If you had a car with a 1 galleon gas tank think of how hard, distracted, agitated and exhausting driving would be. You would ALWAYs have to be finding a gas station and filling up. Always on edge. Overflowing the 1 galleon gas tank wouldn’t help and , in fact, would just create a dangerous, flammable risk. Every time.

Acting the Dope
There are a lot of implications and additional interesting issues around this kind of brain but let’s stay laser-focused on how this brain goes bad in love.

Here I’ll reference two Nature papers, sorry I don’t have the digital links or access. If I did, I would cut and paste. They are listed below. They studied prairie voles which are, sometimes, monogamous rats. FYI, our basic brain systems evolved millions of years ago and are the same in structure and function from mammals, other social animals and monkeys. The rat brain works just fine to study our basic mating behavior. FYI – 3%-5% of mammals have monogamous relationships : “pair bonding.”

This is a much more complicated process then sketched out here and the full article goes into details.

Two dopamine receptors seem important: D2 and D1. They work in tandem and a one-two punch is needed for the pair bond to form and last.

D2, sets up partner preference after spending time with a love object. Mating increases D2 activation and density.

D1, oppsets up rejection of potential new mates – “…fully pair-bonded male prairie voles had higher levels D1-like receptors..” Blocking these receptors, effectively turning them off, “..blocked aggressive behavior towards novel females.” Turn off the D1 receptors and cruising for a new mate stops. This also apparently triggers aggressive protective behavior towards the preferred female and against other males approaching her.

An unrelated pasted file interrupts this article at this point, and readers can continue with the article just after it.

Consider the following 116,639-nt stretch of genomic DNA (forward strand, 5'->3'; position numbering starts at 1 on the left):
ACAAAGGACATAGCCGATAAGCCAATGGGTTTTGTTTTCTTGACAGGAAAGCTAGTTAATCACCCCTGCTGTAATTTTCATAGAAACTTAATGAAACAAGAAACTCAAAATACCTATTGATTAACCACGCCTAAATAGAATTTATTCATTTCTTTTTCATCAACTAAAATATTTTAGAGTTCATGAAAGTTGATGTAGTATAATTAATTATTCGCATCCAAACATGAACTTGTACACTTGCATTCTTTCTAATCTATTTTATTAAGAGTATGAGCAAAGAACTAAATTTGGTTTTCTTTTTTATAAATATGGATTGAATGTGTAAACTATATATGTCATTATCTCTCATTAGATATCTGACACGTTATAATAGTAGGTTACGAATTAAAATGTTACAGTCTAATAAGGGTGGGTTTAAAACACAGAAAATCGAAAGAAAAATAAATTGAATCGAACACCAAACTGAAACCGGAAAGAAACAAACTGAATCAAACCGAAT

“Interestingly, similar opposing regulation by D1 and D2-like receptors also occurs in drug seeking behaviors.” Addicted to Love Cara Allen Assoc Editor Naure Neuroscience Feb. 06

“Neonatal oxytocin exposure enhances the likelihood of pair-formation (monogamy) in adult male prairie voles.” “…Pair-bonding formation uses the same neural circuitry as reward…”

I will forgo for here describing the different areas of the brain involved in this behavior. It is spread out across the basic reward centers. Overall, mating increases dopamine about 50% in males and females.

It is likely that males that cannot form pair-bonds, that “cheat” suffer from a lack of the D2 receptors or disorder. Without the D2 receptors working, the male brain ends up in a compulsive chase to mate/pair-bond with different females. But since the receptors aren’t working, the mating never “takes.” Like being starving and eating but never feeling full. Tragic.

These are not bad people, they are likely good people with a bad brain disorder.

Note: Can we really use rat brain as proxies for ours? Sure
“Of Mice and Men
Just how closely must mouse models replicate the known features of human disorders to be accepted as useful for mechanistic and therapeutic studies? Soliman et al. (p. 863, published online 14 January) compared mice that vary only in their allelic composition at one position within the gene encoding brain-derived neurotrophic factor (BDNF) with humans exhibiting the same range of allelic variation. Individuals (mice and humans) carrying the allele that codes for a methionine-containing variant of BDNF retained a fearful response to a threatening stimulus even after its removal in comparison to those with the valine variant. Furthermore, in both cases, this linkage was mediated by diminished activity in the ventral-medial region of the prefrontal cortex. This deficit in extinction learning may contribute to differential responses to extinction-based therapies for anxiety disorders.”